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    Posted on 21 November 2011
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    Four custodial deaths daily over the last decade

    14,231 persons died in police and judicial custody in India from 2001 to 2010, says shocking ACHR report

    Arpit Parashar
    New Delhi

    Maharashtra recorded the highest number of deaths in police custody with 250 deaths. UP topped in judicial custody deaths with 2,171 deaths, according to the ACHR report


    A report by the Asian Centre for Human Rights (ACHR) has brought into sharp focus the issue of custodial deaths again. According to the report, “Torture in India 2011”, four custodial deaths occurred daily over the past decade.

    A total 14,231 persons died in police and judicial custody in India from 2001 to 2010—1,504 deaths in police custody and 12,727 in judicial—according to the cases submitted to the National Human Rights Commission (NHRC).

    During the ten-year period, Maharashtra recorded the highest number of deaths in police custody with 250 deaths, followed by Uttar Pradesh (174), Gujarat (134), Andhra Pradesh (109), West Bengal (98) and Tamil Nadu (95). “Though Maharashtra has a total population of 112 million in comparison to 199 million in Uttar Pradesh, according to 2011 census, the fact that 76 more persons were killed in police custody in Maharashtra shows that torture is more rampant in Maharashtra than Uttar Pradesh,” Suhas Chakma, director of the ACHR, pointed out.

    UP tops in judicial custody deaths with 2,171 deaths, followed by Bihar (1,512), Maharashtra (1,176), Andhra Pradesh (1,037), Tamil Nadu (744), Punjab (739), West Bengal (601), Jharkhand (541) and Madhya Pradesh (520).

    “About 99.99% of deaths in police custody occur due to torture within 48 hours of victims being taken into custody,” Chakma said. Shockingly, figures for Jammu and Kashmir show that only six custodial deaths occurred during the same period. The ACHR, which has a consultative status with the United Nations, has pointed out in the report that the number of deaths in police custody recorded from conflict-hit states like J&K and Manipur do not reflect the gravity of the situation. The report adds that in March, J&K Chief Minister Omar Abdullah in a written reply to the Legislative Council stated that 341 persons had died in police custody in the state since 1990.

    “A large majority of these deaths are a direct consequence of custodial torture. These deaths reflect only a fraction of the problem as not all deaths in police custody and prisons are reported to the NHRC. Further, the NHRC does not have jurisdiction over the armed forces and also does not record statistics of torture not resulting in death,” Chakma added. Denial of medical facilities and sub-human conditions in jails is another reason for the alarming figures.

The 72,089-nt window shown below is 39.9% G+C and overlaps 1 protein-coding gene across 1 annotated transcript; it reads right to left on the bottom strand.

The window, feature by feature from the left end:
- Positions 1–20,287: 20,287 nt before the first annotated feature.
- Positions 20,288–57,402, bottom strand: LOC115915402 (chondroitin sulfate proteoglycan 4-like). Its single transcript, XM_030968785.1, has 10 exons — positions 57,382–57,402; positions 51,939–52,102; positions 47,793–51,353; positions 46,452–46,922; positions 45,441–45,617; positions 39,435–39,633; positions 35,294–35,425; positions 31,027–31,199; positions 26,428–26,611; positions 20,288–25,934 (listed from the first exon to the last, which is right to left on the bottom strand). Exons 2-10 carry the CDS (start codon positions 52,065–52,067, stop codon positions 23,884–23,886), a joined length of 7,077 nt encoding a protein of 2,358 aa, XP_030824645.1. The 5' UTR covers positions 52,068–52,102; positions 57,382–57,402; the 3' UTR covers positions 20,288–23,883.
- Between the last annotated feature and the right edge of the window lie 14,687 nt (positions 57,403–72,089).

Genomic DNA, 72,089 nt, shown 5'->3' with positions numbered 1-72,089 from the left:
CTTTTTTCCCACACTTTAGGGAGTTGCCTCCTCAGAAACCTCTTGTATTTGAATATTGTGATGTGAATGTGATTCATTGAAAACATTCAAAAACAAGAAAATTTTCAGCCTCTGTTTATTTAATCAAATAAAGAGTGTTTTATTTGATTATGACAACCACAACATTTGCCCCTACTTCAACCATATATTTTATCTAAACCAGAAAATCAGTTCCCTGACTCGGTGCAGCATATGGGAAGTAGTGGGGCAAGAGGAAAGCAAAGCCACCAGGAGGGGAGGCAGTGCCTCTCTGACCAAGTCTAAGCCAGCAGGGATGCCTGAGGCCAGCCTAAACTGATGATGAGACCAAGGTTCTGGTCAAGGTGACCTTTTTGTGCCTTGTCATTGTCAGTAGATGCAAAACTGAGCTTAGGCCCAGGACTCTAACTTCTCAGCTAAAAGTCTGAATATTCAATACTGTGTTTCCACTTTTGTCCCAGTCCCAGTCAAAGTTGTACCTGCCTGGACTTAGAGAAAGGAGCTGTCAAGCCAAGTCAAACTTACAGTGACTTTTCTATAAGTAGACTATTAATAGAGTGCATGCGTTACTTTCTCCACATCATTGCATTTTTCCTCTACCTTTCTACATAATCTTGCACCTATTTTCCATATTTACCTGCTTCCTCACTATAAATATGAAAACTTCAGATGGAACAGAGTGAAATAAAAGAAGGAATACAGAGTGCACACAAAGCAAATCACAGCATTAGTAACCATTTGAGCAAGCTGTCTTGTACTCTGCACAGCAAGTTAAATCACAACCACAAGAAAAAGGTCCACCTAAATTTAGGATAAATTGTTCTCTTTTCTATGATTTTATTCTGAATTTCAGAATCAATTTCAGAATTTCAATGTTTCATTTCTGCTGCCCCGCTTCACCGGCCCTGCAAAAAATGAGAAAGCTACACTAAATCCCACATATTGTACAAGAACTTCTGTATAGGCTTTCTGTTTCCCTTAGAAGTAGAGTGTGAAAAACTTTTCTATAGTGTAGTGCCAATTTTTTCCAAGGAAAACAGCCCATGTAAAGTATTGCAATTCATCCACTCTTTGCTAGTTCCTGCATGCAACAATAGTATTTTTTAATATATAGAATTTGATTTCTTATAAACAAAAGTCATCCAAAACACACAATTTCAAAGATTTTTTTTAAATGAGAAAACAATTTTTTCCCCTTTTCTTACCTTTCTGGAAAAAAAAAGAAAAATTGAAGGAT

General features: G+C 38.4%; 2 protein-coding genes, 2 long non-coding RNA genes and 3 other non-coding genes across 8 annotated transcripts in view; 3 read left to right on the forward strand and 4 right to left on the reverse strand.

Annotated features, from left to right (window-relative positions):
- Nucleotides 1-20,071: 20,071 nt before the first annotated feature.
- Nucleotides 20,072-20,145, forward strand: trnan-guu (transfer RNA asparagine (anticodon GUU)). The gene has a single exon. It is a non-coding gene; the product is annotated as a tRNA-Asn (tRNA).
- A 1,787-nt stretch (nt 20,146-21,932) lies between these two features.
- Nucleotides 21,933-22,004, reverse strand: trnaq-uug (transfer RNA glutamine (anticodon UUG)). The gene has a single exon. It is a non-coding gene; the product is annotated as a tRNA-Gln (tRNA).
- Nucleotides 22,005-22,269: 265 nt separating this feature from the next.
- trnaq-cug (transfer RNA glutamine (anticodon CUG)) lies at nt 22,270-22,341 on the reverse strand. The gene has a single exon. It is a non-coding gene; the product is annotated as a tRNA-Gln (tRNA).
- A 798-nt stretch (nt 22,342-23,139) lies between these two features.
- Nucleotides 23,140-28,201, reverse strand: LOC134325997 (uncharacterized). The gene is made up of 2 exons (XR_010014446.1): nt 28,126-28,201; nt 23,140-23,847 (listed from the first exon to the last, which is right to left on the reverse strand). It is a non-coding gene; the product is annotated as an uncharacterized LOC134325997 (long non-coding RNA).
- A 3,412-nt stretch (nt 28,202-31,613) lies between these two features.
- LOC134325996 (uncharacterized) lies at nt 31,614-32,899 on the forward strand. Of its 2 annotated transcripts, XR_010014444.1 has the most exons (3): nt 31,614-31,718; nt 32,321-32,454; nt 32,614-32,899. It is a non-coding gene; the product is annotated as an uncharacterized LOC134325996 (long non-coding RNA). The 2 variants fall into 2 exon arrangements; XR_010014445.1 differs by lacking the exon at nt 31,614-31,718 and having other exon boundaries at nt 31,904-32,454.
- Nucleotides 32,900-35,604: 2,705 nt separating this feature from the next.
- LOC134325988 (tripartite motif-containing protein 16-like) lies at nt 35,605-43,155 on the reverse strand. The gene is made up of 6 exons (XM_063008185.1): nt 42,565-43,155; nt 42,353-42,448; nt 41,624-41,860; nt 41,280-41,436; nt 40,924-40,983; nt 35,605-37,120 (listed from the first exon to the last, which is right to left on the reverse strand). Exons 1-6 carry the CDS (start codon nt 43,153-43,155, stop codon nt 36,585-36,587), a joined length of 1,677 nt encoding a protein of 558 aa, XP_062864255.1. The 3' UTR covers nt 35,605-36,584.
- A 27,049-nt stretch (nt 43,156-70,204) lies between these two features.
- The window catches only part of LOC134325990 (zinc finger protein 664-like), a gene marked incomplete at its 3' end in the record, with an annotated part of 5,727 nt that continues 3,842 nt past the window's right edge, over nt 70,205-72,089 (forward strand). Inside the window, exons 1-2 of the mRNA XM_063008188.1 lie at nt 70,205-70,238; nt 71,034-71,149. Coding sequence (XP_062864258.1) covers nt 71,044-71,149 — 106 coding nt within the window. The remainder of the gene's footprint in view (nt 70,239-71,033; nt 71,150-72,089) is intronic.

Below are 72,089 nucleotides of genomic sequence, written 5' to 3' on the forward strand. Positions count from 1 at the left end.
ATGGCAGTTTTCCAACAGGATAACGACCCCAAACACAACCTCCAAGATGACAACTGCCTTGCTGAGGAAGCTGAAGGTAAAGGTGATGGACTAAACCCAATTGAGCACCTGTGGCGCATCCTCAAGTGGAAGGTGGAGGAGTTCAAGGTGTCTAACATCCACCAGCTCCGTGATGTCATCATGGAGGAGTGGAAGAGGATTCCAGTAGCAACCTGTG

The NHRC has framed guidelines for reporting all deaths and cases of custodial deaths, whether natural or otherwise, within 24 hours of their occurrence, and also prepares reports to ascertain any foul play by the police and government officials. Besides, as per Section 176 of the Criminal Procedure Code, the district administration is required to conduct mandatory judicial enquiry into cases of death, disappearance or rape of an inmate and conduct a thorough medical examination within 24 hours in case of any death. The district administration has the sole authority to register such cases and order enquiries. However, these norms are brazenly flouted with actual number of cases never reported to the NCHR, which is not empowered to take punitive action against offenders.

    Despite repeated efforts by activists, including those of NHRC, India has not ratified the United Nations Convention Against Torture and Other Cruel, Inhuman or Degrading Treatment or Punishment although it is a signatory since October 1997. Consequently, laws have not been modified accordingly to hold perpetrators accountable.

    “The failure of the Ministry of Home Affairs to introduce the Prevention of Torture Bill—drafted by the Rajya Sabha Select Committee, headed by Minister of State for Planning Ashwani Kumar in December 2010—in the winter session of Parliament demonstrates India’s lack of political will to end torture,” Chakma said.

    The Bill is the first step towards ratification of the UN Convention, which was adopted by the United Nations General Assembly in December 1975. Ratification of the convention requires enabling legislation that would be necessary to give effect to the Articles of the Convention. The ACHR has called upon the government to enact the Bill without any dilution, and recommended to the NHRC to suggest prosecution of guilty public officials in cases in which compensation has been recommended.

    STATE

    Deaths in police custody (2001-02 to 2009-10)

    Deaths in judicial custody (2001-02 to 2009-10)

    Andhra Pradesh

    109

    1037

    Assam

    84

    165

    Gujarat

    134

    458

    Jammu and Kashmir

    6

    6

    Karnataka

    67

    496

    Madhya Pradesh

    55

    520

    Maharashtra

    250

    1176

    Manipur

    2

    1

    Nagaland

    2

    6

    Orissa

    34

    416

    Punjab

    57

    739

    Uttar Pradesh

    174

    2171

    West Bengal

    98

    601

    Delhi

    30

    224

    Chhattisgarh

    24

    351

    Jharkhand

    41

    541

    Arpit Parashar is a Senior Correspondent with Tehelka.com.
    [email protected]


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    Posted on 21 November 2011
 

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